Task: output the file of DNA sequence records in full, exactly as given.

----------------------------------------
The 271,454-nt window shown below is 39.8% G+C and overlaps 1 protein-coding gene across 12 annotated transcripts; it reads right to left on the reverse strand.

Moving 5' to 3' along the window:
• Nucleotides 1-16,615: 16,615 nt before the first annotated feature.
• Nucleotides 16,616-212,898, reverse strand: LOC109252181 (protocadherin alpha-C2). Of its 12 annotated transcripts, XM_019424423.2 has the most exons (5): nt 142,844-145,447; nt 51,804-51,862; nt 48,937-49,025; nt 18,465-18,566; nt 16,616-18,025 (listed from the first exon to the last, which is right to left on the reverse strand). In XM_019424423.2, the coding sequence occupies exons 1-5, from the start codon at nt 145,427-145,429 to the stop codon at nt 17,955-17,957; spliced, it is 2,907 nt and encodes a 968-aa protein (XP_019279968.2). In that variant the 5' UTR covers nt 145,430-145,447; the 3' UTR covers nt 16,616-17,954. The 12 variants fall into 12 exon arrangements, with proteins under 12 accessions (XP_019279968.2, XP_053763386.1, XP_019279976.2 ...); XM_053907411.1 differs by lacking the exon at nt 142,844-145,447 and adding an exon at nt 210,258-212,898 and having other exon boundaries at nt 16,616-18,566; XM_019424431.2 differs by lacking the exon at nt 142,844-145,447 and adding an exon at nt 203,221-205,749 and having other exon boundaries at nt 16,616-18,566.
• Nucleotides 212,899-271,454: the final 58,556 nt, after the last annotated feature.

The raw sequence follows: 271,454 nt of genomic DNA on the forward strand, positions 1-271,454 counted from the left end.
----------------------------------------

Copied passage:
The 271,454-nt window shown below is 39.8% G+C and overlaps 1 protein-coding gene across 12 annotated transcripts; it reads right to left on the reverse strand.

Moving 5' to 3' along the window:
• Nucleotides 1-16,615: 16,615 nt before the first annotated feature.
• Nucleotides 16,616-212,898, reverse strand: LOC109252181 (protocadherin alpha-C2). Of its 12 annotated transcripts, XM_019424423.2 has the most exons (5): nt 142,844-145,447; nt 51,804-51,862; nt 48,937-49,025; nt 18,465-18,566; nt 16,616-18,025 (listed from the first exon to the last, which is right to left on the reverse strand). In XM_019424423.2, the coding sequence occupies exons 1-5, from the start codon at nt 145,427-145,429 to the stop codon at nt 17,955-17,957; spliced, it is 2,907 nt and encodes a 968-aa protein (XP_019279968.2). In that variant the 5' UTR covers nt 145,430-145,447; the 3' UTR covers nt 16,616-17,954. The 12 variants fall into 12 exon arrangements, with proteins under 12 accessions (XP_019279968.2, XP_053763386.1, XP_019279976.2 ...); XM_053907411.1 differs by lacking the exon at nt 142,844-145,447 and adding an exon at nt 210,258-212,898 and having other exon boundaries at nt 16,616-18,566; XM_019424431.2 differs by lacking the exon at nt 142,844-145,447 and adding an exon at nt 203,221-205,749 and having other exon boundaries at nt 16,616-18,566.
• Nucleotides 212,899-271,454: the final 58,556 nt, after the last annotated feature.

The raw sequence follows: 271,454 nt of genomic DNA on the forward strand, positions 1-271,454 counted from the left end.